I am a vegetarian. For the most part anyway. Like most vegetarians (or so I’m told), I really enjoy eating pork products (bacon, spareribs, chops and pork tenderloin with an apple sage stuffing) and especially, sausage.
When I booked a surprise trip to Bavaria for my husband’s birthday, I knew that we were going to the good food capital – Munich – and that sausage would most definitely be on the menu.
I had been a self-congratulatory and iron-deficient vegetarian for the last six years but I, like most vegetarians (or so I’m told), was tempted by the smell of hot dog carts. Sometimes, I would arrange to meet people on a specific corner (Hoxton and Purcell, for instance) and I would arrive extra early just to take in a whiff or two of those heavenly aromas.
As we boarded our Lufthansa flight from Heathrow to Flughafen München, my mouth began to water. It had been a long time, a very long time. I knew the waiting was almost over. I was headed to the land of bratwurst, milzwurst, bierwurst, gelbwurst, stockwurst, wollwurst, weisswurst and all number of other wursts.
When I booked the trip I knew I was going to eat some meat. You know what they say, ‘When in Rome, do as the Romans do.’ I am sure this applies to Bavaria. It is only polite to do as the Bavarians do. This includes: speaking German, playing the accordion, wearing lederhosen, drinking beer to excess and eating sausage to excess. I was happy to do it, as I wanted to fully immerse myself in their cultural heritage.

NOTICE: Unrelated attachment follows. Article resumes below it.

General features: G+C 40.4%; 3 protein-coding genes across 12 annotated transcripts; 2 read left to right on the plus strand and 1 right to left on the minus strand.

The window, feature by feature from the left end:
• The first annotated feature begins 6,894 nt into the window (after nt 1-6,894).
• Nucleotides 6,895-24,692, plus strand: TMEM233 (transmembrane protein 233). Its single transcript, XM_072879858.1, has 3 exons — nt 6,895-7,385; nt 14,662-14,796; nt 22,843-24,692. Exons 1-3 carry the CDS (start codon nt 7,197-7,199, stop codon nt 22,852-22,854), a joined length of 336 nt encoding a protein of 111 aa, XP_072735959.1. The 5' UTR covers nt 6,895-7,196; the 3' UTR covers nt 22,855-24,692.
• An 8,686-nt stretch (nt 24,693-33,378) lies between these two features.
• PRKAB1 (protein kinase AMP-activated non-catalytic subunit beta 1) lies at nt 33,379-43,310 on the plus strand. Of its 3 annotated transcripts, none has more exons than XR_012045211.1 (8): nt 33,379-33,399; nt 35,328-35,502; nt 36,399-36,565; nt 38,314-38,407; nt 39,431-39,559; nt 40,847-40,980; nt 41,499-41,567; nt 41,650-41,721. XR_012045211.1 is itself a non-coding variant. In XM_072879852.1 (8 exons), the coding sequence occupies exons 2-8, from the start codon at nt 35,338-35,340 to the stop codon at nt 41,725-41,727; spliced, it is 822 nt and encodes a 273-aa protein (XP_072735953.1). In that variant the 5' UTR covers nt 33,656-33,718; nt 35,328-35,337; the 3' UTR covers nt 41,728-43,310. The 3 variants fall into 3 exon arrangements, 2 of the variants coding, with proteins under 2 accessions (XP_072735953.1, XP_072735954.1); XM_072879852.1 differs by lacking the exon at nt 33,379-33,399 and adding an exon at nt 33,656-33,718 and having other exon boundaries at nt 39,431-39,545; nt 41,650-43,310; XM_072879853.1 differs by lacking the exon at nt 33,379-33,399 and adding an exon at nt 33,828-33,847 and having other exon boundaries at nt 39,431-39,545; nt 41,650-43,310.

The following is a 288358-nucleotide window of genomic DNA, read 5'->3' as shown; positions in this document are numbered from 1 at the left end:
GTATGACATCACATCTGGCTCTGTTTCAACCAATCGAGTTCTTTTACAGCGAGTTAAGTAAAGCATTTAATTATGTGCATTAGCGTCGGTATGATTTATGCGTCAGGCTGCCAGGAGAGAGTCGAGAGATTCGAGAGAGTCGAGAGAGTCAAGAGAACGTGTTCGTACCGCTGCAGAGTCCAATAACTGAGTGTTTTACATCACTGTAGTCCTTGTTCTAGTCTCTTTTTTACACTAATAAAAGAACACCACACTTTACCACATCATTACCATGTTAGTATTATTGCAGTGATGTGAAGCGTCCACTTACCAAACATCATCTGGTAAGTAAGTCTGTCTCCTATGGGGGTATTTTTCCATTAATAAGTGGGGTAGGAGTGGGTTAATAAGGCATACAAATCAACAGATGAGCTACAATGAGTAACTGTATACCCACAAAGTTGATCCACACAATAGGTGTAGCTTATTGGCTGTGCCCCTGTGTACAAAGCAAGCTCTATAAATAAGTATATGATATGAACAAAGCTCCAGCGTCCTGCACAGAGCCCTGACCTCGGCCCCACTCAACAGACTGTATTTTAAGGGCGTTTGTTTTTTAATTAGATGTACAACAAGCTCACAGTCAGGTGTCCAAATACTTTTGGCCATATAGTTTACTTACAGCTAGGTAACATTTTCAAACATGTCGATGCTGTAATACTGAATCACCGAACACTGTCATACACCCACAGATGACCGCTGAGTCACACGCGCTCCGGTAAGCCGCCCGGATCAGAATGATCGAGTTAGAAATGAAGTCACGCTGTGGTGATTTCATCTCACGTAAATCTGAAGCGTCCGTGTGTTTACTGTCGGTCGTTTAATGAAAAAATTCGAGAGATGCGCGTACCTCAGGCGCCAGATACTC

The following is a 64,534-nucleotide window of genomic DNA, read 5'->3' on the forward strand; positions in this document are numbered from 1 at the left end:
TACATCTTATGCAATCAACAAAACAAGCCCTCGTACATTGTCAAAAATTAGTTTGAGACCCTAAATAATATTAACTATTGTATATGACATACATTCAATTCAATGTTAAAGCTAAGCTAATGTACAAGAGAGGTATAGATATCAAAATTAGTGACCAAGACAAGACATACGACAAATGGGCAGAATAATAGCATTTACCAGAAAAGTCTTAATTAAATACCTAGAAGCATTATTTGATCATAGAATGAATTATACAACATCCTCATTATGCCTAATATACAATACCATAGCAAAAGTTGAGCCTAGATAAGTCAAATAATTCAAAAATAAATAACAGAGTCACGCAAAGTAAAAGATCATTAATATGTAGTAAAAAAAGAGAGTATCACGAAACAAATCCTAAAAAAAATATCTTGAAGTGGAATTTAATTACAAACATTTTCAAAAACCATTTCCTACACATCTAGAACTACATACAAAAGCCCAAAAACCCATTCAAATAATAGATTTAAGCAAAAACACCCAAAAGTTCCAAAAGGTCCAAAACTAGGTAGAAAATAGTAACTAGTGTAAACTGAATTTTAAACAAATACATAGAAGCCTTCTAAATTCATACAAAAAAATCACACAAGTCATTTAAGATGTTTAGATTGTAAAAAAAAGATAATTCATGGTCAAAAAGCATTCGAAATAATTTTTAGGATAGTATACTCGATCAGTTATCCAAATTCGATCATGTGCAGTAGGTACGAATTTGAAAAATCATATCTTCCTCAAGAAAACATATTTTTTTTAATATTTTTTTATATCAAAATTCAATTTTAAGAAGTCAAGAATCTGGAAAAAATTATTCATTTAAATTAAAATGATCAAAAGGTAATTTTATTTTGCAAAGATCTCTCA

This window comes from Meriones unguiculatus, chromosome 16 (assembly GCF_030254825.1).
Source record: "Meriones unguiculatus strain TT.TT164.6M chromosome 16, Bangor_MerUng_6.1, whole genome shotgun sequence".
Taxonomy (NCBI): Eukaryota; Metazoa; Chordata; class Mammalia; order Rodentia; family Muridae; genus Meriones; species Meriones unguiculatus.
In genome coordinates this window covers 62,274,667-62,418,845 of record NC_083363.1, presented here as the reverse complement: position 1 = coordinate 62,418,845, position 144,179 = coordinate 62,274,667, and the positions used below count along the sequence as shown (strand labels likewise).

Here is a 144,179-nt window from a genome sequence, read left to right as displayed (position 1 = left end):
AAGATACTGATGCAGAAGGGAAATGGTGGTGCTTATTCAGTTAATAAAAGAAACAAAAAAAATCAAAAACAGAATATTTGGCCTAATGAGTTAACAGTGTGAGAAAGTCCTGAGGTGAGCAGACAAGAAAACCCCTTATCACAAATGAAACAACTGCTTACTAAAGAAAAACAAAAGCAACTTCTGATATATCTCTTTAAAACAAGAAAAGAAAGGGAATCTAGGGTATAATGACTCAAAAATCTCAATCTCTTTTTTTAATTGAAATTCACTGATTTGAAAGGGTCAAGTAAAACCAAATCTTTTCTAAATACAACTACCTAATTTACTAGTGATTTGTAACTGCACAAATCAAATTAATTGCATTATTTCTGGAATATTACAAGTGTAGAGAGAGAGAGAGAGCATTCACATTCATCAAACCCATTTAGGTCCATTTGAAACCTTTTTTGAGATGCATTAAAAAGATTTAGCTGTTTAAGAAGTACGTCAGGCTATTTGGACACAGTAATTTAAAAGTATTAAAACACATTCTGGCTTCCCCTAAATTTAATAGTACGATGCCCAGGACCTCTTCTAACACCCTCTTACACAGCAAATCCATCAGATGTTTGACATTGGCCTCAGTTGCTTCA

We went straight from Flughafen München to Hofbräukeller on the east side of Munich in Bogenhausen. We ordered a Hofbräu Dunkel straight away and we poured over the menu. I ordered wursts, sauerkraut, and a basket of bread. I, like most vegetarians (or so I’m told), inhaled that sausage like it was going out of style. It was dee-lish!
The entire trip to Munich was a whirlwind of dancing to Oom-pa-pa polka music, climbing the Alps, visiting fairytale castles, swigging the local brew, devouring the local fare and standing in awe of the beautiful Rococo architecture.
We did not want to return home. We wanted to stay in Munich and live in a fairytale land where we had all the time in the world, there were biking beer gardens (see photo), the pretzels were aplenty, and I wasn’t a vegetarian anymore.
Alas, reality called. And our tickets were non-refundable. We hesitantly made our way to the airport, purchased our many mementos and souvenirs (including postcards of Bayerische Schlösserverwaltung, cuckoo clock magnets, and a mini keg of Lowenbraü Original), and boarded our flight home. I had the vegetarian meal.
I don’t know what Heaven will be like, but I’m guessing there will be sausage and I’m hoping it will be a lot like München.